single file (n.): a line of people, animals, or things moving one after the other. Instead of walking side by side, George and Lennie walk in single file; George first, then Lennie behind him.
stake (n.): an amount of money
stilted (adj.): In the instance, stilted refers to the legs of the heron which are very long and thin, like stilts.
sycamores (n.): a type of shade tree with leaves resembling the leaves of a maple tree. See a picture of a sycamore tree.
thrashin' machines (n): Thrashing machines, sometimes called threshers or threshing machines, are used on farms to separate the grain or seed from the straw of such plants as barley or wheat. See some pictures of threshing machines.
tramps (n.): In this case, a tramp is a person who travels about on foot, usually doing odd jobs for a living (To "tramp" means to travel on foot).
unslung (v.): removed; took off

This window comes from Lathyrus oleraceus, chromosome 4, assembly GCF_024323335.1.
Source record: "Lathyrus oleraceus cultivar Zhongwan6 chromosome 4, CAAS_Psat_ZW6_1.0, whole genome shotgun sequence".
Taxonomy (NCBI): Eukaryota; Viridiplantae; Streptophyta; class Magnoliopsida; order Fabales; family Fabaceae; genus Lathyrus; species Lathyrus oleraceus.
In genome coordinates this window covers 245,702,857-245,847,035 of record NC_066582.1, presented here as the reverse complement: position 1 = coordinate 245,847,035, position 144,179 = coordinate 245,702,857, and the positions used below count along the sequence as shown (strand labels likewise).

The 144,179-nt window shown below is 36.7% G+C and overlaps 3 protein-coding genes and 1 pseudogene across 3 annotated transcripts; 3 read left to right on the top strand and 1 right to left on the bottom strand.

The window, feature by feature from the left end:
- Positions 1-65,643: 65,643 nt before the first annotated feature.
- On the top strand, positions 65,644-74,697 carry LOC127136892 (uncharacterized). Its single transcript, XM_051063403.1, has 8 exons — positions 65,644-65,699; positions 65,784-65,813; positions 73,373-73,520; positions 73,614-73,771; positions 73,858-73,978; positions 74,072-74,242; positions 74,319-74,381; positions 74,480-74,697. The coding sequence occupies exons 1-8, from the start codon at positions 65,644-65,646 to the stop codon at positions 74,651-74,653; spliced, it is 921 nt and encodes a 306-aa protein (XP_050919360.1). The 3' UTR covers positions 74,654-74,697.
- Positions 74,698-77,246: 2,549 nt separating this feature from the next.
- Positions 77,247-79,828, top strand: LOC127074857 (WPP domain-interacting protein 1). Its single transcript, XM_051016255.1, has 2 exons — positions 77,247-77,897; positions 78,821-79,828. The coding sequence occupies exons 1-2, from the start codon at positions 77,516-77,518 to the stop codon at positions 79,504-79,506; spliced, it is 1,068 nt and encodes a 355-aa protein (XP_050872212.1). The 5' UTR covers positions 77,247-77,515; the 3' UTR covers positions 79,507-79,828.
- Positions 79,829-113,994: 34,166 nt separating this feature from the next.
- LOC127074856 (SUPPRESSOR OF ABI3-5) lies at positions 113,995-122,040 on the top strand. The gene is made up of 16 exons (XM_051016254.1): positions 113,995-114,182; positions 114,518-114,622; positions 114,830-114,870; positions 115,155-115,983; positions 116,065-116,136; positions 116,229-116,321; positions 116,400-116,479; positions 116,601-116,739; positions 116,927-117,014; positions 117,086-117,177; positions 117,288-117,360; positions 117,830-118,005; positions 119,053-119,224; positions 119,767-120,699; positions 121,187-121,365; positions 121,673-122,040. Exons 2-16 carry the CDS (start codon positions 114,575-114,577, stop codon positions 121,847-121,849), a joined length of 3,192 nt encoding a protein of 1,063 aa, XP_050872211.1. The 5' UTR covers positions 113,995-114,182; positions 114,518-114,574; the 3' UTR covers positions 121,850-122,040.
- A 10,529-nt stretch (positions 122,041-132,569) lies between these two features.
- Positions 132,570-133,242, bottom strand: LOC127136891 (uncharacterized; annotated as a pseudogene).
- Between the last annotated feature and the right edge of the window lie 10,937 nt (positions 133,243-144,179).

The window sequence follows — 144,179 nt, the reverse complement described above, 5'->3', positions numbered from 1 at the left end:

wearily (adv.): tired; in a tired way
willows (n.): a type of tree with narrow leaves and strong, flexible twigs and branches. See a picture of willows.
abruptly (adv.): suddenly; almost rudely
apprehensive (adj.): anxious; fearful
archly (adv.): playfully
axles (n.): bars connecting two opposite wheels
bale (n.): a large bundle of something that has been compressed and tied together. Grains such as hay, wheat, and barley are often made into bales after they're harvested.
barley (n.): a type of cereal grass. The grain from the barley plant is often used for making malts and for animal feed. See a picture of barley.
bitch (n.): a female dog
blacksmith (n.): a person who works with iron, especially in the making of horseshoes. See some pictures of blacksmiths at work.
bridled (v.): to pull one's head back in anger or pride; especially when one feels one has been offended
bristled (adj.): stiff and prickly
bristly (adj.): stiff and prickly
brusquely (adv.): roughly; abruptly
buckers (n.): people who buck grain bags
bunk house (n): a building that provides sleeping quarters for workers on a ranch or farm.
bunks (n): beds
burlap (n.): a coarse, inexpensive, woven fabric; often used for making grain sacks
calculating (adj.): shrewd; scheming
cesspool (n.): a deep hole in the ground into which sewage from sinks, toilets, etc. is drained.
cockier (adj.): To be cocky is to be conceited, overbearing, and aggressive.
complacently (adv.): in a pleased, satisfied manner